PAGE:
Think through what each of these paradigms seem to be suggesting about who "decides" (defines the movement, frames constituencies), how paradigms address the complex relationship between personal and collective agency, how movements gather and mobilize constituencies as well as position adversaries, what "educational" forums (about self, about issues) exist for participants/audiences and during what stages of mobilization, which methodologies are most suited to helping us understand which aspects of identification, and what key concepts/assumptions underscore the theories being presented. Feel free to use this week's summaries (by Adam) and each article's conclusion in your "encapsulations" of each paradigm.

POOF! You are a sociologist! Encapsulate the key assumptions and claims about identity that NWM and Framing theorists offer. Infuse this with the insights into the identification practices of those who participate in self/other-directed movements as rhetoricians understand them.

POOF! You now have your Rhetoric degree in hand (congratulations!) Encapsulate the key insights into the identification practices of social movement participants that rhetoricians have offered with regards to those who participate in self/other directed-movements (you can throw in some Burke here as long as you are willing to summary this for audiences who might not be familiar with this work). Infuse this with the key assumptions and claims about identity that NSM/Framing theorists offer.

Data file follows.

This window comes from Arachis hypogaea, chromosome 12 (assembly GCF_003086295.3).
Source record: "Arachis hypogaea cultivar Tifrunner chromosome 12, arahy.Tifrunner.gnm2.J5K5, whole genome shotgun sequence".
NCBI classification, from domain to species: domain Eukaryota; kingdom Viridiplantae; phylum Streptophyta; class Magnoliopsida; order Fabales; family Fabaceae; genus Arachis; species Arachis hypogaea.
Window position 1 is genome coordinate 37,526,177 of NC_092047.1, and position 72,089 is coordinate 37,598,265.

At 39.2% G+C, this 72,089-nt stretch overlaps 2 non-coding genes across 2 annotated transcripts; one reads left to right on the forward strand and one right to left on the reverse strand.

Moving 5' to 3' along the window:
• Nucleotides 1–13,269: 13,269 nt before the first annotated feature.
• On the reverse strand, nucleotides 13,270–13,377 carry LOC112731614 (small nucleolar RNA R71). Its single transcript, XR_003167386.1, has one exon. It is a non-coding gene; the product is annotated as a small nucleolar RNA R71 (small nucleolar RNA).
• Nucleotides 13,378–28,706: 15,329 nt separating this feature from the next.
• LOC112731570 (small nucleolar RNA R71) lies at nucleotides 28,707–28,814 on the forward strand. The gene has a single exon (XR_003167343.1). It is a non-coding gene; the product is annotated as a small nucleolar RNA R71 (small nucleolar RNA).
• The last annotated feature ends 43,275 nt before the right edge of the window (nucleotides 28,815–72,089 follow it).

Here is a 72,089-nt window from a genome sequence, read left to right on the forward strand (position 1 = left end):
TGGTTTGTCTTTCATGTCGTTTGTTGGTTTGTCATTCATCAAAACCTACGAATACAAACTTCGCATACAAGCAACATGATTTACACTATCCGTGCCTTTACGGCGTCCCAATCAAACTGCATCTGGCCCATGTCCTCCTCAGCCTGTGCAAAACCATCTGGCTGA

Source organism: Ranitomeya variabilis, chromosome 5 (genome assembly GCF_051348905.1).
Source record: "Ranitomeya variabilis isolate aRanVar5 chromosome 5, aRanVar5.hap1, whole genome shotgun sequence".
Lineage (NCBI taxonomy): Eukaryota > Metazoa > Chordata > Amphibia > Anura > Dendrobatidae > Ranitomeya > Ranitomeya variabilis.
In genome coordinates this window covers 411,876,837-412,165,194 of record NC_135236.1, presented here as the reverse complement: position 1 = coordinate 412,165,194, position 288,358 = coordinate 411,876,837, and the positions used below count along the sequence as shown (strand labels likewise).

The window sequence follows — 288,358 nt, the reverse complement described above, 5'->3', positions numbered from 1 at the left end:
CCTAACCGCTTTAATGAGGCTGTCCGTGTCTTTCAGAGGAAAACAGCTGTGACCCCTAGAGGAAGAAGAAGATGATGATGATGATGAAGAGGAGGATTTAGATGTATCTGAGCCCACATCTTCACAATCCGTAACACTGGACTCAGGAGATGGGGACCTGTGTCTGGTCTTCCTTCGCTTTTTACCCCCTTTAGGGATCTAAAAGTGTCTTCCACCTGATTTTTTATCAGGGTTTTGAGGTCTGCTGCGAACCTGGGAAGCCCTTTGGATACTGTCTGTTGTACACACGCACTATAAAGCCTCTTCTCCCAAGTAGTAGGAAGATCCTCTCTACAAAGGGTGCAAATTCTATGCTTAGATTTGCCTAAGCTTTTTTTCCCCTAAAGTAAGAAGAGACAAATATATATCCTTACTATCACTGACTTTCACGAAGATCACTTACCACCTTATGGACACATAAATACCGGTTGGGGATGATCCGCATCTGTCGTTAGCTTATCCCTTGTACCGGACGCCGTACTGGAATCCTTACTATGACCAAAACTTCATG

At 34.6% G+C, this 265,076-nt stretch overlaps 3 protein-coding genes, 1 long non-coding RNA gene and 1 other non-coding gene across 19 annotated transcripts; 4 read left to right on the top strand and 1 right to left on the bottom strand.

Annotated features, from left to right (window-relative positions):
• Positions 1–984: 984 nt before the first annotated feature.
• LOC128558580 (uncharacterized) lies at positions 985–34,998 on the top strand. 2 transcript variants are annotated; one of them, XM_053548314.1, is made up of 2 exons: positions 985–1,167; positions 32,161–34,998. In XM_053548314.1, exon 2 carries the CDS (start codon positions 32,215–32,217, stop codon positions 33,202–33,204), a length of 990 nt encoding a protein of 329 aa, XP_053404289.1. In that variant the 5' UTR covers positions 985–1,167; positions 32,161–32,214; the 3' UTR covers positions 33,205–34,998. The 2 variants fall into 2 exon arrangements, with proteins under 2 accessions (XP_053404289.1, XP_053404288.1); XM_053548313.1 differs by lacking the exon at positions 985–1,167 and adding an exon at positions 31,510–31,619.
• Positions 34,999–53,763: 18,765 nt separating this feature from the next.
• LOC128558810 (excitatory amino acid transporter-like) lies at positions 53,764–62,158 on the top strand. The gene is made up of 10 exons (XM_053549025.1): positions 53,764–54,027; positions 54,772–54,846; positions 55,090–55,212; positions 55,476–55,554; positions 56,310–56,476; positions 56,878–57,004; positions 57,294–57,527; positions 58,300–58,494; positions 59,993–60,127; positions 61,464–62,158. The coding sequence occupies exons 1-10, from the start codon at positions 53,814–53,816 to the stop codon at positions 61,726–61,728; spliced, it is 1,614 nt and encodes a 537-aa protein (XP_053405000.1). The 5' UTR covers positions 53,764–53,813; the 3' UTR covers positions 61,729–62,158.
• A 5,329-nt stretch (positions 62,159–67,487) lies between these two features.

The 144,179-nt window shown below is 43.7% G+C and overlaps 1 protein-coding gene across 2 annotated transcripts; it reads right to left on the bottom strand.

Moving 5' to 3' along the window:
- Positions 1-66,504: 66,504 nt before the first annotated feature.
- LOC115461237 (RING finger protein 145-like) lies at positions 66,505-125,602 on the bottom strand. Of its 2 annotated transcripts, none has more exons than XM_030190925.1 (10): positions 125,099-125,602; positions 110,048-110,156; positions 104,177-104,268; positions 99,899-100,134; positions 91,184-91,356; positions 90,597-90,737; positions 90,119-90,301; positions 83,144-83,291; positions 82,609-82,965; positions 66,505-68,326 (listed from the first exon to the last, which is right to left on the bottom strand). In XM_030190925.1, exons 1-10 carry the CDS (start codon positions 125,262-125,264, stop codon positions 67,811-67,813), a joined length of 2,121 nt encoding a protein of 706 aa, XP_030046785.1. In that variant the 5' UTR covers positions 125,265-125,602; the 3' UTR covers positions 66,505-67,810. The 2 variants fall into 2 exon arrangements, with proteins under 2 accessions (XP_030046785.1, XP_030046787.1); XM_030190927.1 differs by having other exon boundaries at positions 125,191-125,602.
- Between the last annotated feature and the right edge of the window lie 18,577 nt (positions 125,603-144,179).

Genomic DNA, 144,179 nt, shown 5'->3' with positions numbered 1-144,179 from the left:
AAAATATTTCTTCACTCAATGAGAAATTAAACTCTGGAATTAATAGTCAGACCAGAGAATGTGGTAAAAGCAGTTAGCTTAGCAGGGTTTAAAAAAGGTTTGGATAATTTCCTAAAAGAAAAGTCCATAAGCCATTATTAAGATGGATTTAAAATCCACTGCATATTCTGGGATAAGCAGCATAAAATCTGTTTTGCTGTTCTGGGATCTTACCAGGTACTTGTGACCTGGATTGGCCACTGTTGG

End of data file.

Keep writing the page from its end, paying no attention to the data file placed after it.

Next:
Audience Participation

Use this week's "big theory" readings to unpack recent events that have taken place during the "Occupation of Wall Street." How are protesters working, consciously or unconsciously, to claim agency by crafting and exporting positive self-identifications, framing enemies and using this to bolster self-worth, and establishing collectivities, both material and symbolic, in the public eye. What tools from this week's theory are helpful in unpacking this case study? What can this case study offer to those who study the identification processes of movement participants?

Look over the questions your classmates submitted for today's class. Tease out their major concerns regarding the "problem of class," the nature of movements and movement activity, and the seemly perpetually shifting nature of identification, both self and collective. Unpack these problems by identifying gaps and conflicts in theory and methodological approaches as well as potential means of addressing these problems. What work still needs to be done in order to attend to these problems more effectively? Or, at least, more.